Today’s shipment of Gaza tomatoes. Photo by Gisha.
Today’s shipment of Gaza tomatoes. Photo by Gisha.

For the first time since 2007, Gaza farmers will be able to sell produce in Israel on a somewhat regular basis. Two trucks loaded with 25 tons of tomatoes and eggplants left Gaza today for Ashdod and Jerusalem. More trucks are scheduled to leave on Sunday, one of them destined for Bnei Brak.

On two separate occasions in previous years, Israel has made exceptions for the sale of “lulavs” from Gaza in its territory. Lulavs are young palm tree shoots used in the religious rituals practiced during the Jewish holiday of Sukkot, and the sale of lulavs from Gaza was approved in response to a temporary price hike on Israeli-grown lulavs in those years. Similarly, the current approval was also motivated by religious needs, as observing Jews practice the custom of “shmita” this year, during which farmland is left to lay fallow.

In recent months, Israel appears to have begun a gradual, tentative retreat from some of the restrictions it had imposed on the sale of Gaza goods outside the Strip, previously permitted only abroad.  In November of 2014, produce was cleared for sale in the West Bank, followed by seafood, wood and textiles.

Produce is expected to depart Gaza to Israel on Sundays, Tuesdays, and Thursdays, following a similar schedule to the one used for produce shipments to the West Bank. For now, approval has been given for 27 tons of tomatoes and 5.5 tons of eggplant per day. Approval for cucumbers and zucchini is pending. The produce shipped out today belongs to three merchants, Abd a-Rauf Abu Safer and Sami al-Akra, who shipped tomatoes and Ashraf Daghmal, who shipped eggplant.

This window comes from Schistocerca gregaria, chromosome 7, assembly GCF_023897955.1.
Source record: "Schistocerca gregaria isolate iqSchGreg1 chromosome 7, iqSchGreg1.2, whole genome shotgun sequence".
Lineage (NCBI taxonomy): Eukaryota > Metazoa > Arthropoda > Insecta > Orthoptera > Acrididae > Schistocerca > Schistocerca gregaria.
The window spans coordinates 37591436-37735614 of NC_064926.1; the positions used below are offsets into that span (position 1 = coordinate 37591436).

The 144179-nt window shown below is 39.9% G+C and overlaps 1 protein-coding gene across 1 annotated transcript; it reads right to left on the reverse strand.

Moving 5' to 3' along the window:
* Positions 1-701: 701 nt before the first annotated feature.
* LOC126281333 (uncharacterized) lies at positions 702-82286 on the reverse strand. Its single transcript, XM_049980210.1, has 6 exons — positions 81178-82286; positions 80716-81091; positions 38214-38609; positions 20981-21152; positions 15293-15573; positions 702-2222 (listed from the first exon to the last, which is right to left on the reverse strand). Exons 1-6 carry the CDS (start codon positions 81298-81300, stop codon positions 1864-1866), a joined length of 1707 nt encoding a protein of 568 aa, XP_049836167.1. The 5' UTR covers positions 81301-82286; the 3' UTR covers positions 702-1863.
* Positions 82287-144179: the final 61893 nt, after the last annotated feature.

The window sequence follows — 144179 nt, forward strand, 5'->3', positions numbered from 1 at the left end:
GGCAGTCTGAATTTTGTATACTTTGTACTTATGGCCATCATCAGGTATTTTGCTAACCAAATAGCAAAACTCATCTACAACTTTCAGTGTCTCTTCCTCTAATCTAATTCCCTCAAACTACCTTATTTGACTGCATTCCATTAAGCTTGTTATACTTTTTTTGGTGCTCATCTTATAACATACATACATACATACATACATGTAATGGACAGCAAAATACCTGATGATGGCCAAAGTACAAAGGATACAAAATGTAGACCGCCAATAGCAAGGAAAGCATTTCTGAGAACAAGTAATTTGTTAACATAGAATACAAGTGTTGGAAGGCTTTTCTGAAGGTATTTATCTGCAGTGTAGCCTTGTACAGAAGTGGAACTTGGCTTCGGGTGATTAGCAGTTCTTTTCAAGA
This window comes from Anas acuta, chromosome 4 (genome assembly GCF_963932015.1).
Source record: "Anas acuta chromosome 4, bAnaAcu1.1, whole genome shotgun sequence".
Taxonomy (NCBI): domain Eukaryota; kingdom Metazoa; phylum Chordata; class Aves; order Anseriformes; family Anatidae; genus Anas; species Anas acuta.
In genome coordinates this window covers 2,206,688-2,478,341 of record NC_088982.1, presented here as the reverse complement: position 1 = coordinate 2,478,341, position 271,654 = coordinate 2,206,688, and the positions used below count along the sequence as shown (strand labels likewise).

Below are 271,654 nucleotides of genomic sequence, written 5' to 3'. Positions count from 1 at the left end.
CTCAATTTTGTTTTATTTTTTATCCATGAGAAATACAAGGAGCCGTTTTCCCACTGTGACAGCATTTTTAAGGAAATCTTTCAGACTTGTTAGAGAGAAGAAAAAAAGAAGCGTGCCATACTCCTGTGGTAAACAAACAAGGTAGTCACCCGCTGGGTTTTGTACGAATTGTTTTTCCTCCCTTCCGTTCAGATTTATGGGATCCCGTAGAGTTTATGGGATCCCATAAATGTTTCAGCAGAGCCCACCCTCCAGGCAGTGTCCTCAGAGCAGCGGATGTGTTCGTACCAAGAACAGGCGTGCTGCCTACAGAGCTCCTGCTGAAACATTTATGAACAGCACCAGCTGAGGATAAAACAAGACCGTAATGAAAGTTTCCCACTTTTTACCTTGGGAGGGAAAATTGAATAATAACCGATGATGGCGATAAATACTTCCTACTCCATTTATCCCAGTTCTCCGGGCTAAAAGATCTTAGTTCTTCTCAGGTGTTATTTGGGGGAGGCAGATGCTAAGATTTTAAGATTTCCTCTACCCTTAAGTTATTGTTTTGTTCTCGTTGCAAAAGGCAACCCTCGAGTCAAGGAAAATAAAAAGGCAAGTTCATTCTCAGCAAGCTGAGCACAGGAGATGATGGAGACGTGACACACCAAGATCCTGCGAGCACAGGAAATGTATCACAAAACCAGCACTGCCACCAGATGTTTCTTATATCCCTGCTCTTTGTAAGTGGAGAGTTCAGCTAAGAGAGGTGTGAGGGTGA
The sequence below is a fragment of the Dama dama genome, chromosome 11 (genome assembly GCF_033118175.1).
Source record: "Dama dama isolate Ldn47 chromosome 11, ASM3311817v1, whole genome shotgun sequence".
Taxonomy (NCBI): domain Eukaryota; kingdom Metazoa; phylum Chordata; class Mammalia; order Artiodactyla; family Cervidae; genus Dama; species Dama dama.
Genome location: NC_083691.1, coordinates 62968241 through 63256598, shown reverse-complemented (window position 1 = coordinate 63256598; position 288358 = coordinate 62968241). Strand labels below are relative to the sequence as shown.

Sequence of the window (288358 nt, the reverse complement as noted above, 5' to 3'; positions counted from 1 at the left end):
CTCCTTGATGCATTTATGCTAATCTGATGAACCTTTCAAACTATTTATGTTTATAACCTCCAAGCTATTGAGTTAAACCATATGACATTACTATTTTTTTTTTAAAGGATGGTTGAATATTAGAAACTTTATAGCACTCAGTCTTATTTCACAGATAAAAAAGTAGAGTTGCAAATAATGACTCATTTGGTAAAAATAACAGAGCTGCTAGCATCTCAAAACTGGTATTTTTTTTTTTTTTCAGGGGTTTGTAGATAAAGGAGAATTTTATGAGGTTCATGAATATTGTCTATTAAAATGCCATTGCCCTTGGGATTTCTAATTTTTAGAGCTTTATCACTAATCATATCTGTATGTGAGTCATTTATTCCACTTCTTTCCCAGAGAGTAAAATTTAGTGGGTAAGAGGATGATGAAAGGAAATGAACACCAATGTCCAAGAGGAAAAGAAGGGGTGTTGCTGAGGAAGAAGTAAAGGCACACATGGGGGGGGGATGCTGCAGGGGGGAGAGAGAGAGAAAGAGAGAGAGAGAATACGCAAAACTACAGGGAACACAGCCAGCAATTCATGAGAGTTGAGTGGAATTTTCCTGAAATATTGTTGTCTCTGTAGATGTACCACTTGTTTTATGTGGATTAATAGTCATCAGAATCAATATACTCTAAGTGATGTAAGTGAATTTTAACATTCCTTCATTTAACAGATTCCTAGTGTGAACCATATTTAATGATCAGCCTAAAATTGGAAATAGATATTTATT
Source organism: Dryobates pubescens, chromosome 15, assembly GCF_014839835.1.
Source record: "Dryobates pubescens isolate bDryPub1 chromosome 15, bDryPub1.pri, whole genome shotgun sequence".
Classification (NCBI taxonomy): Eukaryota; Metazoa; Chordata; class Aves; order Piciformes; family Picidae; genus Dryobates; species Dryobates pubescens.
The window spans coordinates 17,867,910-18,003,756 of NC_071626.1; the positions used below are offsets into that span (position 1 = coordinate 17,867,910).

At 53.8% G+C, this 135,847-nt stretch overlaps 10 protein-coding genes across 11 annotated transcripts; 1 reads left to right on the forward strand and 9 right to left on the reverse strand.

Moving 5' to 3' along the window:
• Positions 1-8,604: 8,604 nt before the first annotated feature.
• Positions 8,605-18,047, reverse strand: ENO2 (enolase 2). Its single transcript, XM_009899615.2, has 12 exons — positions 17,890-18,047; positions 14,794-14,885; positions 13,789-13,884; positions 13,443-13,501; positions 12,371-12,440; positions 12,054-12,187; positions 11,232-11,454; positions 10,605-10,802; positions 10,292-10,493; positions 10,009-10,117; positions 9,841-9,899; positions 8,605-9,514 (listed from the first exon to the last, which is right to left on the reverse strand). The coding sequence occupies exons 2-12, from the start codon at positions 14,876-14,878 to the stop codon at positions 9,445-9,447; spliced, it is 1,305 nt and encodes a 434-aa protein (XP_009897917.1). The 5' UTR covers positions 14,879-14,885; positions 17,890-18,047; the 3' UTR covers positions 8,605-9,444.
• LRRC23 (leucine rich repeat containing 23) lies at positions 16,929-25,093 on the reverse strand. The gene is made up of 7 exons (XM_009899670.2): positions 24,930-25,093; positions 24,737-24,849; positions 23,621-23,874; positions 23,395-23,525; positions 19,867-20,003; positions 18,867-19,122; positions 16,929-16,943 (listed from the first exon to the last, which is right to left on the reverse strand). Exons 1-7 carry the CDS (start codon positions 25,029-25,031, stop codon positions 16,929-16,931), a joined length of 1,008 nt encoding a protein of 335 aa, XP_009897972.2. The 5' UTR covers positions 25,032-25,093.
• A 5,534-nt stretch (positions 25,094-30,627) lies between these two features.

Over the past week, 17 traders sent samples of their produce for phytosanitary inspection in Israel, at a cost of 20,000 NIS, which came from their own pockets. Fifteen of the traders have received approval to sell their goods in Israel, but only three were able to prepare a large enough shipment to be sent out today.

Before the closure was imposed, about 85% of all goods shipped out of Gaza were sold in Israel and the West Bank. Israel was Gaza’s main trade destination, where Gaza merchants sold produce, furniture, textiles and more.

Gisha welcomes these steps to allow access to the Israeli market for Gaza farmers but cautions that much more needs to be done to ensure the real recovery of Gaza’s economy, which remains a shared goal for all residents of the region. We hope this development heralds more extensive and diverse trade between Gaza and Israel that is unencumbered by restrictions or limited by timeframes.